A friend of mine recently had a parishioner ask him if they could sing patriotic songs in the Divine Service this Fourth of July weekend. Of course he said no, like the good and faithful pastor he is.
But the Bible doesn’t say not to do that.
Yeah, well the Bible doesn’t say we shouldn’t mud wrestle in the sanctuary, either.
Hearing questions like that always makes me sad because they indicate that a good number of people have no idea why we go to church.
So why do we?
Divine Service IV lays it out simply and beautifully:
Since we are gathered to hear God’s Word, call upon Him in prayer and praise, and receive the body and blood of our Lord Jesus Christ in the fellowship of this altar…
If you’re unsure whether or not something would be appropriate during the Divine Service, whether it’s singing patriotic songs, “Happy Birthday”, or replacing the liturgy with x, y, or z, just compare that with what DS IV says about why we come to church.
1) Does it proclaim God’s Word or aid in its proclamation?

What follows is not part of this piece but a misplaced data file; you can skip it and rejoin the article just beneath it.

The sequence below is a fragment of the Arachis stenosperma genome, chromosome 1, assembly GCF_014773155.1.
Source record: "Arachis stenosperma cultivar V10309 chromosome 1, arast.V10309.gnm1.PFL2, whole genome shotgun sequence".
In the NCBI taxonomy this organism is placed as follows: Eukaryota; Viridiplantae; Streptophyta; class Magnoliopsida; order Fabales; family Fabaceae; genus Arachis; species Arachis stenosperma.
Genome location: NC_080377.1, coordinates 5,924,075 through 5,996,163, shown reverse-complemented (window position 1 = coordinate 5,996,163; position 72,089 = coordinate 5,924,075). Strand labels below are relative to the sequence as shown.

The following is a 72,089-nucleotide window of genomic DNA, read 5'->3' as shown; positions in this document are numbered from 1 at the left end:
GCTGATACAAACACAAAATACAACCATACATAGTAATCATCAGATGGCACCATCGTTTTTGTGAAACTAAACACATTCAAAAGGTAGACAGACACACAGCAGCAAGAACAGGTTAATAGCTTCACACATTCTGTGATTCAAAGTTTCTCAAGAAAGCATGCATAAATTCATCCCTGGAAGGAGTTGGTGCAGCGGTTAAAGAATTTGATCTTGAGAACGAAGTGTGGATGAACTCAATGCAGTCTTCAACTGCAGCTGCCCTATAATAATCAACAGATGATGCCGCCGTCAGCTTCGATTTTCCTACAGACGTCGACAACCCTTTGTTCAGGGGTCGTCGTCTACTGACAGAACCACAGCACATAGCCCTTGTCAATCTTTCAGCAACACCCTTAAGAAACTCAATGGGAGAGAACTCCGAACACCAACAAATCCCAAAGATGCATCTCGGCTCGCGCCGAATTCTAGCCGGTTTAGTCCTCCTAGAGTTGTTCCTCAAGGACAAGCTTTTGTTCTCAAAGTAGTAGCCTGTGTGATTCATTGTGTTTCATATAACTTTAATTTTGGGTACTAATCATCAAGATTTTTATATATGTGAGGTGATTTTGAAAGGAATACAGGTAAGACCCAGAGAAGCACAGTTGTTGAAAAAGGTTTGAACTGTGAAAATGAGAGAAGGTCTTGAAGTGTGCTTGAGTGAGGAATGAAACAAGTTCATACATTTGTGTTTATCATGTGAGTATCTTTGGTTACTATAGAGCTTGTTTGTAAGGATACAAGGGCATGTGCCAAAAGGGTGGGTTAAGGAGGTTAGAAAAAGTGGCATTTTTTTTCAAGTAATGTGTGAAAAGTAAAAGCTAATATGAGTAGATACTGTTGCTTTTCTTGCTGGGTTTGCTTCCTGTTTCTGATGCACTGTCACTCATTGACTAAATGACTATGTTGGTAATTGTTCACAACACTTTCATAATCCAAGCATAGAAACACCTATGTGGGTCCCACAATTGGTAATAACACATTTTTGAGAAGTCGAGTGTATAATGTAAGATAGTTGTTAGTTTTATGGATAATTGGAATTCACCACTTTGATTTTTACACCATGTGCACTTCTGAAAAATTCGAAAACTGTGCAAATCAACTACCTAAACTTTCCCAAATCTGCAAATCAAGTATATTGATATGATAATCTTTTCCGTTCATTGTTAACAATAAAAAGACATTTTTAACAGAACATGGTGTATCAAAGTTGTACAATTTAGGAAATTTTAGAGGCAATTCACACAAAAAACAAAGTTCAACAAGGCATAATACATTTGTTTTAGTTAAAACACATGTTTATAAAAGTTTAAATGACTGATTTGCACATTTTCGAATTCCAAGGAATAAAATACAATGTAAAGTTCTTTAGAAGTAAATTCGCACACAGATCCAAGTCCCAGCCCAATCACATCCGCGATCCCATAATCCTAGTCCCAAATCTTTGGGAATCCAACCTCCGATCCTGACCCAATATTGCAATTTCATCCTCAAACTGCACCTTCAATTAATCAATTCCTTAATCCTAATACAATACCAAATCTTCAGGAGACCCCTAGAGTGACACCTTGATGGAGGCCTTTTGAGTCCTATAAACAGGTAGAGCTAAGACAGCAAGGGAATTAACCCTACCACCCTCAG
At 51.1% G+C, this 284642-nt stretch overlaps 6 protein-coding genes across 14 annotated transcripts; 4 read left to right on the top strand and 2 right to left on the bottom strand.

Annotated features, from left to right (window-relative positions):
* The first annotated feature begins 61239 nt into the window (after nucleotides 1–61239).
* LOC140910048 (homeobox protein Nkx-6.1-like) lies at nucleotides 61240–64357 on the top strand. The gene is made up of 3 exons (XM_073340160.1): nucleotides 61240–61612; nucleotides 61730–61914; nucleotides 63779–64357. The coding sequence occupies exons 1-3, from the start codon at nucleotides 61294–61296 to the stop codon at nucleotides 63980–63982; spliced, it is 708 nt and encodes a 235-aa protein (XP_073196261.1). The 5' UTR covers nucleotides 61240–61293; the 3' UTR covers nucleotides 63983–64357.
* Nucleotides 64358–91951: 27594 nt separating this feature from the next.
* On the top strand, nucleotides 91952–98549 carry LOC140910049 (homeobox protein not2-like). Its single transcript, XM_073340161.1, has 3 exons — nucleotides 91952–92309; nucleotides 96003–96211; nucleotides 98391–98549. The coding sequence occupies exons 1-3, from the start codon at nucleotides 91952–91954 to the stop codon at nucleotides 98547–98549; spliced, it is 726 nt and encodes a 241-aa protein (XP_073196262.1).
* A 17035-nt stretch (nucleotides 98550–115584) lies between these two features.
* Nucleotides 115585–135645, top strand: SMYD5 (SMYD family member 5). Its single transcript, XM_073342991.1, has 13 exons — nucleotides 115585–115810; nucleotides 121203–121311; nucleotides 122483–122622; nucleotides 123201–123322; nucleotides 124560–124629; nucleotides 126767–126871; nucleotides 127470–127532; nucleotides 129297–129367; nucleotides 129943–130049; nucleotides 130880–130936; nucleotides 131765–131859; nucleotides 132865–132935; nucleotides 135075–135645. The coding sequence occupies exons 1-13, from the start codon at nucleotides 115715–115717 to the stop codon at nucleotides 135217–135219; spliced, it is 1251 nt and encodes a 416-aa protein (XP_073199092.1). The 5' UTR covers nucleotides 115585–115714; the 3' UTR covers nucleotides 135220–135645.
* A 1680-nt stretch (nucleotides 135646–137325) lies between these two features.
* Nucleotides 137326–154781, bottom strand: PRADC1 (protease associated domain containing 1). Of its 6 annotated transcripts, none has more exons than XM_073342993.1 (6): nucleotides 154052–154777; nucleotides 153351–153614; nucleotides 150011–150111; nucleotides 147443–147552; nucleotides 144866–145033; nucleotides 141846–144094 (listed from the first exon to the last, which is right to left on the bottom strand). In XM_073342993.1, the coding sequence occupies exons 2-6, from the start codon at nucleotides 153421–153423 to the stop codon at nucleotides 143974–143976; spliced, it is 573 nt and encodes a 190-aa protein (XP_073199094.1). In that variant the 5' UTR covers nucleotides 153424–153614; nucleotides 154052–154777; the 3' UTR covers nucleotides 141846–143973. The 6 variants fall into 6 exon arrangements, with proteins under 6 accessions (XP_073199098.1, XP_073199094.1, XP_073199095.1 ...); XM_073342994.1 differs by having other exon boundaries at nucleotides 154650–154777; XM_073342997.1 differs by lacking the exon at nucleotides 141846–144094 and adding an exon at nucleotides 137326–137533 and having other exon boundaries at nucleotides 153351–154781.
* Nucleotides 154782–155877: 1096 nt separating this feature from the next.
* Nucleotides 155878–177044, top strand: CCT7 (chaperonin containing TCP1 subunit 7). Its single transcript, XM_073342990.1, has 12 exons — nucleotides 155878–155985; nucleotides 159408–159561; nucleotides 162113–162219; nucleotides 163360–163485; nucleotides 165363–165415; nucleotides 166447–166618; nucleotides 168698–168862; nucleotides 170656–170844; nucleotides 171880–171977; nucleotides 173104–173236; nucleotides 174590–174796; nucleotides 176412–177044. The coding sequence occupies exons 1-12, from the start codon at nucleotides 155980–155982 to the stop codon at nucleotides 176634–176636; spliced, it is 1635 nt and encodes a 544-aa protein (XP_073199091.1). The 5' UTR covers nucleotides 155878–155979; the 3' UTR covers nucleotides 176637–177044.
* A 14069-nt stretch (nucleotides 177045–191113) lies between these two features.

2) Is Christ the content of the prayer or praise?
3) Is it the Body and Blood of Christ?
If the answer is no, then it doesn’t belong in the Divine Service.
What’s more, we ought not give priority to the secular calendar (since it’s not about Christ). This past Sunday was the Sixth Sunday after Trinity, not ‘Murica Sunday. While it may be meet, right, and salutary to include prayers for our nation or sing hymns like “Grant Our Nation Repentance, Lord” (okay, I made that up, but it wouldn’t be a bad idea), we ought not turn the Divine Service into celebrations of the Fourth of July, Groundhog Day, or Fox News Sunday.
Patriotic songs are great. So are llamas. Neither one belong in the Divine Service. There’s hardly anything more sacred than the intimate union of a man and his wife, but we know that shouldn’t take place on the altar in the Divine Service.
Why not? It’s beautiful, it makes me feel really good, and the Bible doesn’t say not to do that.
To paraphrase Solomon, there’s a time and a place for everything. The Divine Service is the place where we hear God’s Word, receive His gifts, and respond in prayer, praise, and thanksgiving. If it isn’t about Christ, it doesn’t belong in the Divine Service, even if it makes you feel really good.